"Use less antibiotics" has become a common theme. Antibiotics are expensive, pneumonia is a very big ticket item for CMS and hospitals and then there is the often invoked specter of antibiotic resistant in regard to which the conventional wisdom is that overuse of antibiotics is one of the causal elements. Recently, I referenced an article that suggested that effective "education" about overuse of antibiotics might have negative health effects because of underuse.
Procalcitonin, (PCT) as the name implies, is a precursor to the thyroid hormone calcitonin. Normally this substance is found in the thyroid glands but in some conditions,notably bacterial infections-but maybe not viral-blood levels rise.
A recent paper ( reported in the Feb. issue of "Pulmonary Medicine, pg 3, " Procalcitonin can guide antibiotic use in CAP cases) explored its use in community acquired pneumonia, in which the authors claimed that one could use the test to determine duration of antibiotic therapy. For the most part, how long we treat pneumonia is a function of physician preference and reliance on expert opinion.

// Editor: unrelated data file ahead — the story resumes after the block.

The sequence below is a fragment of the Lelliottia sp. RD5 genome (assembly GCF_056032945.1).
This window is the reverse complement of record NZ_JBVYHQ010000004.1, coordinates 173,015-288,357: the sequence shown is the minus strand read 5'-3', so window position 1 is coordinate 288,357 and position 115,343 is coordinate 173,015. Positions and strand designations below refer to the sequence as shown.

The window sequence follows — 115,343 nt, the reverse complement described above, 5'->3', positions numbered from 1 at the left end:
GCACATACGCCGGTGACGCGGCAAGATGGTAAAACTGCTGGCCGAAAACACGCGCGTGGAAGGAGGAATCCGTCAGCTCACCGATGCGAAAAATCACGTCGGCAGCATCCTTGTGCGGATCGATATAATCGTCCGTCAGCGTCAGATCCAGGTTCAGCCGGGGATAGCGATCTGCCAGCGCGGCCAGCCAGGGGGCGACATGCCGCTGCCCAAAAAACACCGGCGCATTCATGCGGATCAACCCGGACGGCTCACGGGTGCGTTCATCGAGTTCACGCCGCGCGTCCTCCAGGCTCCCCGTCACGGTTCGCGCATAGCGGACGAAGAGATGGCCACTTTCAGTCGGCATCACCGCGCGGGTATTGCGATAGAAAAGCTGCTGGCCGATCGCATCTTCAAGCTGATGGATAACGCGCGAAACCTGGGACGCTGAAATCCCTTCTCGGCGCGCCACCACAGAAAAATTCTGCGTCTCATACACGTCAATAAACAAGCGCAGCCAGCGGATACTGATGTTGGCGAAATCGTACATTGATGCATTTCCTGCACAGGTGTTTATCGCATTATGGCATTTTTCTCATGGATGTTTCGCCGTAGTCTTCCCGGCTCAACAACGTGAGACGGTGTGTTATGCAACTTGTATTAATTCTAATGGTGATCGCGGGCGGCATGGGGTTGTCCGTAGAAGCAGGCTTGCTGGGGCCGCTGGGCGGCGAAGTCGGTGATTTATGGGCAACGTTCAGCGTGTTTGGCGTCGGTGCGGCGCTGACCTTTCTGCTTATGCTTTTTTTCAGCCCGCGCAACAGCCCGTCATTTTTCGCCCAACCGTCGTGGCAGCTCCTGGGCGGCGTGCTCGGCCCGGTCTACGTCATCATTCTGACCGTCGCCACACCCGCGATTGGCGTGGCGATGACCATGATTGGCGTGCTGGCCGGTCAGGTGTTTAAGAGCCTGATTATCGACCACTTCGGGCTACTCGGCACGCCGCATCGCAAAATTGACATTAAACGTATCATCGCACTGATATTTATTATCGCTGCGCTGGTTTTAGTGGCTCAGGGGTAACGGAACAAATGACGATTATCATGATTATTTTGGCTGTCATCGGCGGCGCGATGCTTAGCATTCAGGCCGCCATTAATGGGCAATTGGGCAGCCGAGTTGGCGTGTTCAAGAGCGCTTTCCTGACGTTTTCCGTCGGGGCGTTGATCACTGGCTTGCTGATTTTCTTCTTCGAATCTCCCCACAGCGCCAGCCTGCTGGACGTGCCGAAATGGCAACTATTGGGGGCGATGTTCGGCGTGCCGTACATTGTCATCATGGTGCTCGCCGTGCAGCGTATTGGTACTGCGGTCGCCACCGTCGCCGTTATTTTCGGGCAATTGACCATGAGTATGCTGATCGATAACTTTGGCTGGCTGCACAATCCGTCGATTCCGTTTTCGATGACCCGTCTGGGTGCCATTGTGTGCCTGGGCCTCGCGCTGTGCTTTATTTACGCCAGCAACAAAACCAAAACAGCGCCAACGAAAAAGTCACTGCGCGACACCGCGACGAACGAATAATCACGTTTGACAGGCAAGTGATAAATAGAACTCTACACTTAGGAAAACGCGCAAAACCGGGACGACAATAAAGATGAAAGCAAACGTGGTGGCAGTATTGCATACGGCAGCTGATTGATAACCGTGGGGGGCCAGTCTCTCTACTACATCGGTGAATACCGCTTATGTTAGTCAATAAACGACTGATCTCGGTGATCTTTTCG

As a recent journal club discussion of procalcitonin's role in detecting bacterial infections pointed out, already there are a number of "yes,buts" and "howevers". PCT may not always be elevated in bacterial sepsis, and may be elevated in heart failure and cardiogenic shock and I'll bet as time goes by more conditions and medications will be found to effect blood levels.
Appropriate restraint in the enthusiasm for thinking that PCT will always paint a bright line between bacterial and viral infections is expressed in this review by two investigators who have done some of the often quoted research in this area. PCT testing may well evolve into common use as one of the diagnostic elements to consider in evaluating a patient with possible infection.